heaven_ali (heaven_ali) wrote in 50bookchallenge,

#118 Harriet - Elizabeth Jenkins (1934)

I have had this Persephone book on my shelf for a little while now- bought with some lovely Persephone gift vouchers on my Birthday in May. I was so looking forward to it, although I already knew that the story would be a dark one. It almost seems wrong to say I loved it – but I did. The story is a desperately sad one, all the more so for being based upon real events.

“Harriet came with little bouncing steps towards the tea table and looked into the teapot. “This is do Mama,” she said; she sometimes confused small words, though she could always make her meaning clear. At the age of thirty-two she had a sallow countenance, with strongly marked lines running from the nostrils to the corners of the lips; her chin receded, and her eyes were the glutinous black of treacle. Apart from her expression, and the slightly slurred enunciation of her words, however, her appearance was one of rather particular neatness and cost.”

In real life Harriet Staunton nee Richardson lived and died very much in line with the events in Elizabeth Jenkins’s 1934 novel. Like the Harriet in the novel, Harriet Staunton had what today we would call learning difficulties, she had been well brought up by her mother, who had taught her how to care for herself, but she had difficulty expressing herself and was prone to making sudden unexplained noises and flying into rages. She also had a legacy of about £5,000 – something like half a million in today’s money. Only one photograph exists of Harriet Staunton, taken upon the occasion of her engagement.
Despite being based upon real life events, I must stress that Harriet, is a novel, though there are I believe non-fiction works written about the famous case too. Elizabeth Jenkins was fascinated by what was known as the Penge mystery of 1877. Publishing this novel in the same year as F. Tennyson Jesse published ‘A pin to see the Peepshow’ which was also based upon a famous murder trial, Jenkins decided to take the unusual step of calling her characters by their real Christian names. Harriet Staunton became Harriet Woodhouse, Louis Staunton, Lewis Oman, Patrick Staunton, becomes Patrick Oman, sisters Elizabeth Staunton (nee Rhodes) and Alice Rhodes are in Jenkins novel Elizabeth Oman and Alice Hoppner respectively.
The story of Harriet is a desperate one, and Jenkins telling of it is a masterly piece of subtle storytelling, Jenkins had no need of gratuitous descriptions – the slow downward spiral of this unfortunate young woman’s life is enough in itself. The selfish greed which leads to Harriet falling victim to Lewis Oman’s handsome charms is brilliantly portrayed. A vulnerable young woman, who had previously only been in the company of her mother and step father with occasional visits made to relatives, easily has her head turned by the attentions of a handsome young man. Lewis the elder of two exceptionally close brothers is already becoming close to Harriet’s cousin, Alice when the two meet. Much to Alice’s horror, Lewis’s attentions switch to Harriet when he learns of her fortune. Lewis’s brother Patrick a surly bad tempered artist, is married to Alice’s elder sister Elizabeth. Lewis and Harriet become quickly engaged, Harriet’s mother is immediately on the alert and does all she can to stop her daughter marrying Lewis; however Harriet is over thirty and with Lewis’s contrivance sets herself against her mother, removing herself from the family home when her mother tries to make her a ward of chancery to prevent her marrying. Harriet and Lewis are married, and from there on there is a terrible inevitability to the events that follow, with Harriet isolated from her mother, again thanks to Lewis’s contrivance, and removed to the country to board with Patrick and Elizabeth, she becomes the unwitting victim to terrible cruelty and neglect.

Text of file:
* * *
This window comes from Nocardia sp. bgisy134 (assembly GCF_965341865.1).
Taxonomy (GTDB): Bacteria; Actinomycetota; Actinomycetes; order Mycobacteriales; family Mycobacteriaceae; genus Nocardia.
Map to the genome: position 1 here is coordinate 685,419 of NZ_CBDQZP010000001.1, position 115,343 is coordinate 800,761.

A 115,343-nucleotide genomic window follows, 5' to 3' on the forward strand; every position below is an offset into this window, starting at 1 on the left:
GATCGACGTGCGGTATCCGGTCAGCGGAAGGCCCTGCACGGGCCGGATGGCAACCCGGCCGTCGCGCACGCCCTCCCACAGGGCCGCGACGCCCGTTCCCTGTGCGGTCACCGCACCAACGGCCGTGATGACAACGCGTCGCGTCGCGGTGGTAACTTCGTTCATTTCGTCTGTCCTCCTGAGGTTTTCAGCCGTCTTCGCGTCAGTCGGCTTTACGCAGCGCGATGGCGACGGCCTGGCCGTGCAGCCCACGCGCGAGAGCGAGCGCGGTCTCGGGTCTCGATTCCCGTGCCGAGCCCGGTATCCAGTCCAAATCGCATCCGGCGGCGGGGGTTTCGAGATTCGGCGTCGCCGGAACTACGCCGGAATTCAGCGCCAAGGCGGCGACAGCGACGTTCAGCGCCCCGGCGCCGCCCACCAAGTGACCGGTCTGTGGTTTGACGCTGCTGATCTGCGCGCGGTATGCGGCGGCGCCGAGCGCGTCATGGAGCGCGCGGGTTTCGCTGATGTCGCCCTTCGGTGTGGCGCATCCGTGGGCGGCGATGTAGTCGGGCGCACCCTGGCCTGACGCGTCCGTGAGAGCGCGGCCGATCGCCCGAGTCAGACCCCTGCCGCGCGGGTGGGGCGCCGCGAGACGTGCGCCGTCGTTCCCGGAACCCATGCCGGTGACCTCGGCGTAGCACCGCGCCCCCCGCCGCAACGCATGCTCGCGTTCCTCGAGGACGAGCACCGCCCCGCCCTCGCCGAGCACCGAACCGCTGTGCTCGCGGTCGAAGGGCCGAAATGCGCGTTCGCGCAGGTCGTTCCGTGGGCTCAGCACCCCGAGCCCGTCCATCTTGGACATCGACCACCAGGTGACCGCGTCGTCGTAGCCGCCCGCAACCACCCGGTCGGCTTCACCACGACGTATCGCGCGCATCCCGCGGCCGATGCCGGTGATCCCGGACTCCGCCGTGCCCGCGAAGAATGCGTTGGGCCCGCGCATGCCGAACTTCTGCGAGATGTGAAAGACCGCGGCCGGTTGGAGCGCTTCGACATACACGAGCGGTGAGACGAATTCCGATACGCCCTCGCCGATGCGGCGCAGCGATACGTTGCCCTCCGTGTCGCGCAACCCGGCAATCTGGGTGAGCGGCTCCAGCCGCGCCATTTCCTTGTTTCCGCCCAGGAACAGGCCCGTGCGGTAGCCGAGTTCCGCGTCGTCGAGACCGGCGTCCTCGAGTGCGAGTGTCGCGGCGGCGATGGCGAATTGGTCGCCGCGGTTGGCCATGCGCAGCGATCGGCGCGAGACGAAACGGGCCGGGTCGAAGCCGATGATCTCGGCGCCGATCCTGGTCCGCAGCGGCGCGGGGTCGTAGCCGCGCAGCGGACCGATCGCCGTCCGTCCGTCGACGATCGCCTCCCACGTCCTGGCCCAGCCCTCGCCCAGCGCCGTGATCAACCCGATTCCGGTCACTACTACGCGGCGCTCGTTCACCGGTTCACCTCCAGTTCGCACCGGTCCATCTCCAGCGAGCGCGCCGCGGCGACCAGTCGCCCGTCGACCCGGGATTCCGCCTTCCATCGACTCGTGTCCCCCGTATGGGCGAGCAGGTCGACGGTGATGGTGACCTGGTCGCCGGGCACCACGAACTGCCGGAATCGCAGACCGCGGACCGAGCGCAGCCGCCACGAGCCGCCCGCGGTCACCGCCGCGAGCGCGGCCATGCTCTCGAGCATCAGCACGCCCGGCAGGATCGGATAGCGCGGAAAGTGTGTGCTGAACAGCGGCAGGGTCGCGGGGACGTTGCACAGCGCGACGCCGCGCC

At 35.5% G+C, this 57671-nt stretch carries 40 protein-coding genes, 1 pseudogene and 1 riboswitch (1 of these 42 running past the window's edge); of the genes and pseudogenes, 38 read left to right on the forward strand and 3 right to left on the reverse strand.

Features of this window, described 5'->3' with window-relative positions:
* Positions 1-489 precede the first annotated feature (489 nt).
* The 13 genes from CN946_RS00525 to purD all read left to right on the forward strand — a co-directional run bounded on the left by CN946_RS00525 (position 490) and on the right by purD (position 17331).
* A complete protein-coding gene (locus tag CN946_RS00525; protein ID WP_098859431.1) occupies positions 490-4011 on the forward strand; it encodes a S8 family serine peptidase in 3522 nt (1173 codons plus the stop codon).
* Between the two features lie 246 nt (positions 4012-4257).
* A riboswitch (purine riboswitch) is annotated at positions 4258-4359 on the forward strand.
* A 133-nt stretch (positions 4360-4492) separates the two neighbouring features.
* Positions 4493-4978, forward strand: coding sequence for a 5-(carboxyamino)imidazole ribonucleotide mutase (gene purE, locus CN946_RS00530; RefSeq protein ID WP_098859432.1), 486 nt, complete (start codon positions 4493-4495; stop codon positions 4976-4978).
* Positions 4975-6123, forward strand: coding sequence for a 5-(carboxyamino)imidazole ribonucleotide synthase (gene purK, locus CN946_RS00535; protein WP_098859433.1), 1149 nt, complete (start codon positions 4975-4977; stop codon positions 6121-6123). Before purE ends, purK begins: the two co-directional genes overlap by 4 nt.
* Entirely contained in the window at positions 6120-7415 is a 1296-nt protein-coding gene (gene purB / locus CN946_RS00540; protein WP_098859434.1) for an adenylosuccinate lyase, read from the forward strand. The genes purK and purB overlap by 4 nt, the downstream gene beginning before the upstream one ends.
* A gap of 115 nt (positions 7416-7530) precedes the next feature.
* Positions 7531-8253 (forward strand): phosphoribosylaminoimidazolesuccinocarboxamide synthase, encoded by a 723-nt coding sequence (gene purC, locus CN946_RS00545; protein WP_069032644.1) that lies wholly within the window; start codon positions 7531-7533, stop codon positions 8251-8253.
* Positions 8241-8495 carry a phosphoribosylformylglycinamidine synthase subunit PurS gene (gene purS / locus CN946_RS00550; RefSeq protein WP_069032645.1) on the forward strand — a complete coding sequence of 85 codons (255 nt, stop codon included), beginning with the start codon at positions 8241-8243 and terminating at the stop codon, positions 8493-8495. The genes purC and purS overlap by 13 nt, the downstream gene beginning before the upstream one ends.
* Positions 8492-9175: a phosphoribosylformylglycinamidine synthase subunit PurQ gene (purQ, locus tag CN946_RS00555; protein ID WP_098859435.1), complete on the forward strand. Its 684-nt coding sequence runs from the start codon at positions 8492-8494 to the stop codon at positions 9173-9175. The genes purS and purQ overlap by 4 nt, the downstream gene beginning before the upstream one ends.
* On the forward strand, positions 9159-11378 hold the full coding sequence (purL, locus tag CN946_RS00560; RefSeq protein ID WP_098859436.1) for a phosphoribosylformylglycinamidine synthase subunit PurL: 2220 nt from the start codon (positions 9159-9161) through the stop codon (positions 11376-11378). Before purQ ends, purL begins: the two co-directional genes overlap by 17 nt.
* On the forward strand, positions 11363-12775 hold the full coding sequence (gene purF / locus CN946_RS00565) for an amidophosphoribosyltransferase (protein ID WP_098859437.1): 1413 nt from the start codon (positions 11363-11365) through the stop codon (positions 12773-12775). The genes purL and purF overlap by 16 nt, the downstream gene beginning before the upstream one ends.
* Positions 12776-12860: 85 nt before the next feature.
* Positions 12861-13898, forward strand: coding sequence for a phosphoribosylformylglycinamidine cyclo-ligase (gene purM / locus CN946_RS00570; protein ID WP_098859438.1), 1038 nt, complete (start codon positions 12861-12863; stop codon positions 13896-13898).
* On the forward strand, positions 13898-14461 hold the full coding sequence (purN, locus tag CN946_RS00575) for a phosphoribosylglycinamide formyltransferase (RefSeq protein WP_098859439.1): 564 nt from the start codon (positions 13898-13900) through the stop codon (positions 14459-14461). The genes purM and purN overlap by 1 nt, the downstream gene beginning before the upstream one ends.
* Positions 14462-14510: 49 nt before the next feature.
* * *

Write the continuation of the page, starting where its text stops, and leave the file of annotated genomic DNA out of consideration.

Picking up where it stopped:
This is a wonderfully readable novel, though it is a terrible story, made so much more poignant by the fact that the reader knows that it is a pretty accurate recreation of actual events. In his fascinating afterward to this edition Richard Cooke discusses the trial verdicts and Elizabeth Jenkins’s career and her obvious fascination with this case.


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